In vivo Bioengineering of Fluorescent Conductive Protein-Dye Microfibers
51 Pages Posted: 18 Feb 2020 Sneak Peek Status: Under ReviewMore...
Engineering protein-based biomaterials is extremely challenging in bioelectronics, medicine and materials science, as mechanical, electrical and optical properties need to be merged to biocompatibility and resistance to biodegradation, when interfacing with a biological entity. An effective strategy is the engineering of physiological processes in situ, in a non-invasive way, by addition of new properties to endogenous components, producing hybrid materials with new functionality. In this direction, here we show that a green fluorescent semiconducting thiophene dye, DTTO, promotes, in vivo, the biogenesis of fluorescent conductive protein microfibers via metabolic pathways. By challenging the simple freshwater organism Hydra vulgaris with DTTO, we demonstrate the stable incorporation of the dye into supramolecular protein-dye co-assembled microfibers without signs of toxicity. An integrated multilevel analysis including morphological, optical, spectroscopical and electrical characterization shows electrical conductivity of biofibers, opening the door to new opportunities for augmenting electronic functionalities within living tissue, which may be exploited for regulation of cell and animal physiology, or in pathological contexts where enhancing of bioelectrical signaling is demanded.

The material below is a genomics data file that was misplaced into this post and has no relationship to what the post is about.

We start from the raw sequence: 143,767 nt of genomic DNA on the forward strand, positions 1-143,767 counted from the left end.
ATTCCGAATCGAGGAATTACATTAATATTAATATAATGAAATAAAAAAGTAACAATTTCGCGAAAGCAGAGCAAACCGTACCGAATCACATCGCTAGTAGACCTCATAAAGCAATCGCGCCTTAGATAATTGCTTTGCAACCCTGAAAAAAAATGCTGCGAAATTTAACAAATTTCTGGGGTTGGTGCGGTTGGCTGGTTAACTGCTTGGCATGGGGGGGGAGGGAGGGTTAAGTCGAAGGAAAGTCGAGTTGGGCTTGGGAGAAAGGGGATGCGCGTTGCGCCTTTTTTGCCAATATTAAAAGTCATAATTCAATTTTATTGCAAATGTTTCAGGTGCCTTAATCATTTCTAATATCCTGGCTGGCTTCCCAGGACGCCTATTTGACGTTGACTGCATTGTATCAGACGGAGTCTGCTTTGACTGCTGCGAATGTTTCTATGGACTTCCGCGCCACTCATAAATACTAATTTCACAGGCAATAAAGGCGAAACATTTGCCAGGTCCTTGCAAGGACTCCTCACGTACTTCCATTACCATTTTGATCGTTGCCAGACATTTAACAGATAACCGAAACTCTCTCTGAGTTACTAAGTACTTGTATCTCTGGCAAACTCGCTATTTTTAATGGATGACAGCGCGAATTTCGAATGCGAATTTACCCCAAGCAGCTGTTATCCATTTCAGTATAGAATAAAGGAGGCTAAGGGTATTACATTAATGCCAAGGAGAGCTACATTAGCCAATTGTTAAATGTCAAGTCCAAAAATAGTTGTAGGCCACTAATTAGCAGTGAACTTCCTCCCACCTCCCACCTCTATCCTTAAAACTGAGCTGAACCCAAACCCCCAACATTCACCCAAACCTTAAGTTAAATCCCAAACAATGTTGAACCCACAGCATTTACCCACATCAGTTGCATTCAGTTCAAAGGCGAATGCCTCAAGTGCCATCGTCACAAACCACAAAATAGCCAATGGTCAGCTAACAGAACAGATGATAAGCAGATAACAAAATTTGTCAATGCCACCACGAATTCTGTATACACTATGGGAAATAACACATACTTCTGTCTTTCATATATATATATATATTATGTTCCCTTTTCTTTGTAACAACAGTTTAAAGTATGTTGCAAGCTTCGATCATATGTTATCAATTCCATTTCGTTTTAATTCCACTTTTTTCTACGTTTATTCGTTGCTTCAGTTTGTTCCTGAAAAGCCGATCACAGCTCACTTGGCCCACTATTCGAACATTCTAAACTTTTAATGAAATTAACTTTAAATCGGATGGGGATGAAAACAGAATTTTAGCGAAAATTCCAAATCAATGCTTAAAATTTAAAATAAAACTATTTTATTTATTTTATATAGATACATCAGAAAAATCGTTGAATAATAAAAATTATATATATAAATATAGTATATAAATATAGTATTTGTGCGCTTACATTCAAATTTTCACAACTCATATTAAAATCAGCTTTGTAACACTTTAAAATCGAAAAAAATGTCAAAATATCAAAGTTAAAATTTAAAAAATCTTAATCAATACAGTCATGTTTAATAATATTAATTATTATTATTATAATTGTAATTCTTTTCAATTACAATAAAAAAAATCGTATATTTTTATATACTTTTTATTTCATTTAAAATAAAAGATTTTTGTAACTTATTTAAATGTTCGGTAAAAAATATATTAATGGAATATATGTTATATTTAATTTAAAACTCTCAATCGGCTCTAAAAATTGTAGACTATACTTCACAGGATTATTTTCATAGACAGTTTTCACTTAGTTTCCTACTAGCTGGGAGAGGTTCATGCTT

Keywords: conductive microfibers, in vivo biosynthesis, Hydra vulgaris, organic bioelectronics thiophene fluorescent dyes, in vivo supramolecular organisation, protein-dye co-assembly
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